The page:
At this point we have evolved through mercantile capitalism, the competitive capitalism of the nineteenth century, the regulated or 'managed' capitalism, of the 20th century, to where we are with it today. So I do see capitalism somewhat as a "mature technology". And I believe that if the proper political will existed, that it could be improved even further, tending along lines such as I touched on in my first paragraph, to serve all people genuinely well.

The big problem with your way of seeing things is that the bourgeoisie have zero interest in logic, justice or philosophy. They're only interested in profit. That means they will inevitably be in conflict with anyone who values logic, justice and philosophy. They will particularly be in conflict with anyone who values racial blood and the nation (except Jews who are allowed to value their racial blood). Nobody would be more pleased than I would if the bourgeoisie took a look at themselves and what they are doing to the world and really tried to change. But, what they actually do is fund fake NGOs and fake parties like the Greens to make recommendations that won't really change anything - or will make things even worse - like supporting mass immigration (though more profitable for the bourgeoisie).
 

Tadhg Gaelach

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At this point we have evolved through mercantile capitalism, the competitive capitalism of the nineteenth century, the regulated or 'managed' capitalism, of the 20th century, to where we are with it today. So I do see capitalism somewhat as a "mature technology". And I believe that if the proper political will existed, that it could be improved even further, tending along lines such as I touched on in my first paragraph, to serve all people genuinely well.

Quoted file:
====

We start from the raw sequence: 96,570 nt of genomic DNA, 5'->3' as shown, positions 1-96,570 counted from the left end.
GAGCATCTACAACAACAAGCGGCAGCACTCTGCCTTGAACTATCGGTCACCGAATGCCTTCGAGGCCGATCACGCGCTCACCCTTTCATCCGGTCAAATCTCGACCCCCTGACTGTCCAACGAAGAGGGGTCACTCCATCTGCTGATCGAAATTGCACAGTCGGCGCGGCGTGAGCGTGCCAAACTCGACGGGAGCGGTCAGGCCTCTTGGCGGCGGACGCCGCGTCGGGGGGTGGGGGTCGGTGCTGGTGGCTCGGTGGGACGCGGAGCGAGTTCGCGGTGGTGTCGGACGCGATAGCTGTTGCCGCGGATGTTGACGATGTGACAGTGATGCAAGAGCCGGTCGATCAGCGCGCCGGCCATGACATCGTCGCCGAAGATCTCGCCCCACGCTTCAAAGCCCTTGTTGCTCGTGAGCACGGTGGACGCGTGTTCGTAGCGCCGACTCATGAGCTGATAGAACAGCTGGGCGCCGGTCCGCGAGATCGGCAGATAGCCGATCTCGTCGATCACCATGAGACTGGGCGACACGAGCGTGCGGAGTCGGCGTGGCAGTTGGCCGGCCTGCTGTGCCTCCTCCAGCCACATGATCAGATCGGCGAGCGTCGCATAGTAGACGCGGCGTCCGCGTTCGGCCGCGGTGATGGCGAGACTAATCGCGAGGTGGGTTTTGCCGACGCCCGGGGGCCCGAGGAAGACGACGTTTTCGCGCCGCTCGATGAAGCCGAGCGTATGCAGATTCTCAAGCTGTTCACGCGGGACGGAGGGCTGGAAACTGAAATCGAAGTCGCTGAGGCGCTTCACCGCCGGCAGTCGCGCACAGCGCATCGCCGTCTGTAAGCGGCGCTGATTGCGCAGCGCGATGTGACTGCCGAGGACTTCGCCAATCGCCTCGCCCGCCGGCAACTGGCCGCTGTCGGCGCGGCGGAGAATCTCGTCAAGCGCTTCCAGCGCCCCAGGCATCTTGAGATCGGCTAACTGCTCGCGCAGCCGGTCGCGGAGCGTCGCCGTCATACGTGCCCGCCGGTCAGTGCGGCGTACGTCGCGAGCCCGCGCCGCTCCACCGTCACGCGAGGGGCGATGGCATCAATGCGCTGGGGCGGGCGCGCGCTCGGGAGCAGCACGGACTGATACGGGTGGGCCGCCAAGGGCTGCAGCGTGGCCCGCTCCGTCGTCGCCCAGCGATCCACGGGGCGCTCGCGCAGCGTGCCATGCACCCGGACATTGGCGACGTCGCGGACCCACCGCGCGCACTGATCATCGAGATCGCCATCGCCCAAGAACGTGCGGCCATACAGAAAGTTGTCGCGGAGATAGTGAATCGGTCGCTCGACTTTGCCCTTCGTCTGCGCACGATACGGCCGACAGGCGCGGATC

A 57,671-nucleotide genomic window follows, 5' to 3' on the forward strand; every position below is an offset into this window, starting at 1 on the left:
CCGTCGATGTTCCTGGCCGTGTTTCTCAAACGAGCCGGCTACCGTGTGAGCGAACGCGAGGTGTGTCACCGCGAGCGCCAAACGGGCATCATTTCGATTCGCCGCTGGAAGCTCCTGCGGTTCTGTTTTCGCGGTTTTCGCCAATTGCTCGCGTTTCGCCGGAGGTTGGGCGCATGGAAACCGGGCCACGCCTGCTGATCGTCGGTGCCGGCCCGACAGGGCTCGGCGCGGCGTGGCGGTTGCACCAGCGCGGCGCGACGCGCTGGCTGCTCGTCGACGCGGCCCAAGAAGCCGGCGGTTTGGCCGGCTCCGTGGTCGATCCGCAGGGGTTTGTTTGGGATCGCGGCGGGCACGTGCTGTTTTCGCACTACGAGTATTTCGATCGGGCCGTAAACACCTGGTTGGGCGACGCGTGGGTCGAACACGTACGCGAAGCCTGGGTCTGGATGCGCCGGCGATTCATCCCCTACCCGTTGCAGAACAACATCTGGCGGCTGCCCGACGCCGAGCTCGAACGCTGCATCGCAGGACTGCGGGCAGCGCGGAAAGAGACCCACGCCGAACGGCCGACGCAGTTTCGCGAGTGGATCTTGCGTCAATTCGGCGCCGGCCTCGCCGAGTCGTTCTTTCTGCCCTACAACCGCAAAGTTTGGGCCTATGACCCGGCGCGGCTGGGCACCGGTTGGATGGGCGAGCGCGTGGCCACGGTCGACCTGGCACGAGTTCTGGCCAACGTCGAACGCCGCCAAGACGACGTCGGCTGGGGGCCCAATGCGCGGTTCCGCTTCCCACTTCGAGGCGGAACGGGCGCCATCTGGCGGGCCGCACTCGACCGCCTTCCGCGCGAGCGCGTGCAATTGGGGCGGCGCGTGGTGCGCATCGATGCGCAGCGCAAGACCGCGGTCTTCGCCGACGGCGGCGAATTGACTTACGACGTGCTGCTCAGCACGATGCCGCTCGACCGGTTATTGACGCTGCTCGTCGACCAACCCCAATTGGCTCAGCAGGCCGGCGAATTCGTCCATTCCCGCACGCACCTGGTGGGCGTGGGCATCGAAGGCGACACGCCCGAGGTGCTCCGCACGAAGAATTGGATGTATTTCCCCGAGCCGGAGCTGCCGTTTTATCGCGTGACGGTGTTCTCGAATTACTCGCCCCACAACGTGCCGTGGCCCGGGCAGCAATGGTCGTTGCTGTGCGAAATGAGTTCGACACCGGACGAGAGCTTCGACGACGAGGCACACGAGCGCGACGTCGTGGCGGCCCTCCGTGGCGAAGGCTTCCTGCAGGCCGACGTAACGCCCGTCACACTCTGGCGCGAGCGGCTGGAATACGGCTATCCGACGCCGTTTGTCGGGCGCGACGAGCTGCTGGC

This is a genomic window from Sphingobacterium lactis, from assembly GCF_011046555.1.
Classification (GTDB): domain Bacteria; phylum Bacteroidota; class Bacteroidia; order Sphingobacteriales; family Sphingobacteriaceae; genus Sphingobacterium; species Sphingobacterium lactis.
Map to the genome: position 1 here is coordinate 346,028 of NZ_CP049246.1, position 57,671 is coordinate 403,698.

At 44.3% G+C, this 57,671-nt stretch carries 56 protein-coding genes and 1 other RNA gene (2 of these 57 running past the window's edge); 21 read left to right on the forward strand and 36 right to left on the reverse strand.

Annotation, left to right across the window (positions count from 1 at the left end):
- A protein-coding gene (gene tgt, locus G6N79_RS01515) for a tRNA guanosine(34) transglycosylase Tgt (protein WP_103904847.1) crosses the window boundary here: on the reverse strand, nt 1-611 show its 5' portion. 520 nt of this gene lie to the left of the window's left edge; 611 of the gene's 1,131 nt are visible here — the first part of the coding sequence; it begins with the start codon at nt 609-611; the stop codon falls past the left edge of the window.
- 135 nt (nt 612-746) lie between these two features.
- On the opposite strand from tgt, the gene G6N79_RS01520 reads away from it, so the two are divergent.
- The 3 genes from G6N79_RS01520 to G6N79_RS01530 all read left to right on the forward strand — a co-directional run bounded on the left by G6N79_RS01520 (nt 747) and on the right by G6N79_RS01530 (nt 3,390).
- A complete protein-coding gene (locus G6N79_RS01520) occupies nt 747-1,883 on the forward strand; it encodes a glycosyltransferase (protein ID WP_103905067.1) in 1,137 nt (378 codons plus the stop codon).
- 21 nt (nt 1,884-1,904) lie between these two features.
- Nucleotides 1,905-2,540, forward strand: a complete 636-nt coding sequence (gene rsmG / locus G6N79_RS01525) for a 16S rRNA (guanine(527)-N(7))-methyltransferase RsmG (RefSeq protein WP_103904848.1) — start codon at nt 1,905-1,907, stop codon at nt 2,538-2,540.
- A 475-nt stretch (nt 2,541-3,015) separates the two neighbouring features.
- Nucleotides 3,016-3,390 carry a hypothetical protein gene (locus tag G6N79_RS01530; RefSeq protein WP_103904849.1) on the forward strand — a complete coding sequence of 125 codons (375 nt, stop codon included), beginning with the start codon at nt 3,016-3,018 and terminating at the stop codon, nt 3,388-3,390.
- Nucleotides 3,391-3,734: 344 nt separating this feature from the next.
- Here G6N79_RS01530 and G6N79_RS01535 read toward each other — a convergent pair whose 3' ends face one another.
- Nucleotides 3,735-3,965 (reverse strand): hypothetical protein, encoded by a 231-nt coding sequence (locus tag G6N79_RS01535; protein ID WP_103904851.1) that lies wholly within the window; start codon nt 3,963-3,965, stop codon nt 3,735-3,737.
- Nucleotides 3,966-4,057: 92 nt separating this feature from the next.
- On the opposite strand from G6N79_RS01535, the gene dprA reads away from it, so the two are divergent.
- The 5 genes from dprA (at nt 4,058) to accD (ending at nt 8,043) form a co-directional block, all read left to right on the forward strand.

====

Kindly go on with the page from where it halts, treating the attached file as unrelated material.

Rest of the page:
Capitalism can never serve human beings well, as it's based on the reproduction of an inanimate substance, i.e. money. Human energy must be sacrificed to drive this unnatural reproduction. Usury is the method whereby human life is turned into the reproduction of a dead thing. Needless to say, every society that practices usury eventually comes to a point where the debt swallows everything and the human beings no longer have enough energy to reproduce themselves, and so the whole system collapses - as happened in Rome.
 

Tadhg Gaelach

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And you know there are many tools of analysis that might be adopted - the question is which one might be most effective judged from a number of human perspectives. Now I can certainly see an occasional usefulness in Marx's dialectics as an analytical tool, but you know, I get this feeling that when he borrowed this device from Hegel's spiritual dialectics, to try and apply it in a materialistic context, he may have inadvertently profaned something. This is just a vague feeling I get.

Anyway the big problem of economics to my mind is that the materialistic inevitably comes up hard against the human and natural substance of our society. I suppose you could say a spiritual substance in a certain manner. So how do you protect that substance. That's the important question for the twenty first century.
Although Marx thought of himself as a 19th Century Materialist, I don't think he actually was. He spends a lot of time thinking about the human spirit, and his real criticism of bourgeois economics is that it purposely ignores the human need in favour of an inhuman growth of money. Some kind of Marxist-Heideggarian theocracy might solve that problem in the future.